Why would you send a sixth-grade boy to boarding school? Shouldn't a ninth-grade student start high school? What is a junior boarding school? Make an appointment to visit us today and learn why Eaglebrook, a boarding and day school for boys in middle school, might be the right place for your son.
Eaglebrook School was founded in 1922 by Howard Gibbs as a private boarding and day school for boys in middle school. Learn about our school in Deerfield, Massachusetts then and now, and read about the Core Skills we think every boy should know.
At Eaglebrook, we recognize that all students learn in different ways, vary in their innate abilities, and come from a variety of educational backgrounds. Classes at Eaglebrook are organized to meet the needs of each boy.
Eaglebrook is a close community of middle school students, teachers, and their families. Activities outside of the academic classroom are important to the intellectual, social, physical, and emotional development of boys in middle school. Learn about the programs we offer at Eaglebrook, from athletics to arts.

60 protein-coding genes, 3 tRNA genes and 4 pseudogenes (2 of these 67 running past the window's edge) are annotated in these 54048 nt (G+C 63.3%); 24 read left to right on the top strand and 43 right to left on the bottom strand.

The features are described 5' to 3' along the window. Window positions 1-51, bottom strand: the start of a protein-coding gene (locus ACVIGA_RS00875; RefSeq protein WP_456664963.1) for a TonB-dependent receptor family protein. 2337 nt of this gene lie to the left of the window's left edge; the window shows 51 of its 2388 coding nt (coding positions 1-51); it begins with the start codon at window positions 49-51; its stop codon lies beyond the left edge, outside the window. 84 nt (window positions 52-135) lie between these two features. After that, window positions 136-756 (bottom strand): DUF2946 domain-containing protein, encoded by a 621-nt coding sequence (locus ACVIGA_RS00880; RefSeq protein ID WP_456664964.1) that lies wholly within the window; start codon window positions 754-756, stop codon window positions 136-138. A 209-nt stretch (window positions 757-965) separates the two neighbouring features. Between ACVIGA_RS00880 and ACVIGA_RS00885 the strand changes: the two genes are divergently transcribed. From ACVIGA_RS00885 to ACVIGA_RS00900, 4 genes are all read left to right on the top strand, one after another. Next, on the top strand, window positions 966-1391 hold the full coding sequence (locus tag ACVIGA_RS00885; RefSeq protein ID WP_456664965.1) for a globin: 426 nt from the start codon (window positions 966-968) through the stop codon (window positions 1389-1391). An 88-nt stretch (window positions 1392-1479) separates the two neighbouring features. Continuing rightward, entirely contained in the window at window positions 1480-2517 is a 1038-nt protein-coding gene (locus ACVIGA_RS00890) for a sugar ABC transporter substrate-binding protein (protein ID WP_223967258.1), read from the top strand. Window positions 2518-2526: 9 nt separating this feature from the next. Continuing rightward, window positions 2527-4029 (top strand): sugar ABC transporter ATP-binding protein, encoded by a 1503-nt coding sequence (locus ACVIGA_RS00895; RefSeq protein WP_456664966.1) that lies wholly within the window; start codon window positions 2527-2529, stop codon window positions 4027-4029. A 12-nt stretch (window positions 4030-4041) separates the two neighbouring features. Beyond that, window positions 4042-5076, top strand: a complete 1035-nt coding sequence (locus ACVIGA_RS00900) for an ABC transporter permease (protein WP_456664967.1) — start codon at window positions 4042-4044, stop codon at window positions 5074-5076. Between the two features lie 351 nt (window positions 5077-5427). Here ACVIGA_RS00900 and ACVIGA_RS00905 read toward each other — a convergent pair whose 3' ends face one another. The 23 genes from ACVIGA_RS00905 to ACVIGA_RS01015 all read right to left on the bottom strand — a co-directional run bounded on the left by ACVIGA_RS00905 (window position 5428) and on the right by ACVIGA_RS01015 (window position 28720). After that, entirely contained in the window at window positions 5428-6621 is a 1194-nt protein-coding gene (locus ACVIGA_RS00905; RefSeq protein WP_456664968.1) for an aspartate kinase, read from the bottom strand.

At Eaglebrook, boys learn more than they ever thought possible, discover inner resources, develop self-confidence, and have fun along the way. Delivering on our mission is only possible through the incredible generosity of alumni, parents, parents of alumni, and friends.”
Eaglebrook Fosters Middle School Teaching & Learning
The Eaglebrook Center for Middle School Teaching and Learning is dedicated to researching and promoting excellent teaching, coaching, and mentoring through effective, evidence-based, teacher-student relationships.
The Center draws on Eaglebrook’s long experience with and commitment to fostering boys’ learning in a structured and caring boarding environment. The Center advocates for middle school practices that recognize changes in a dynamic educational landscape but also respects the learning that is present in these schools.
The middle school years are a critical transition in the social, emotional, physical, and intellectual lives of children. For over one hundred years, the faculty at Eaglebrook School have cherished and sought to develop the sometimes undiscovered potential of these young people, helping them to become lifelong learners.
It is essential that we continue to hone our approach and technique in anticipation of the challenges inherent in the next century of the school’s work. To chart the best course for improvement we must:
Expand our collaborative efforts beyond our colleagues here to include those at other middle schools.
Better develop and share the evidence that provides the grounding for our practice.
Promote and engage an ongoing learning cycle with our faculty and administrators.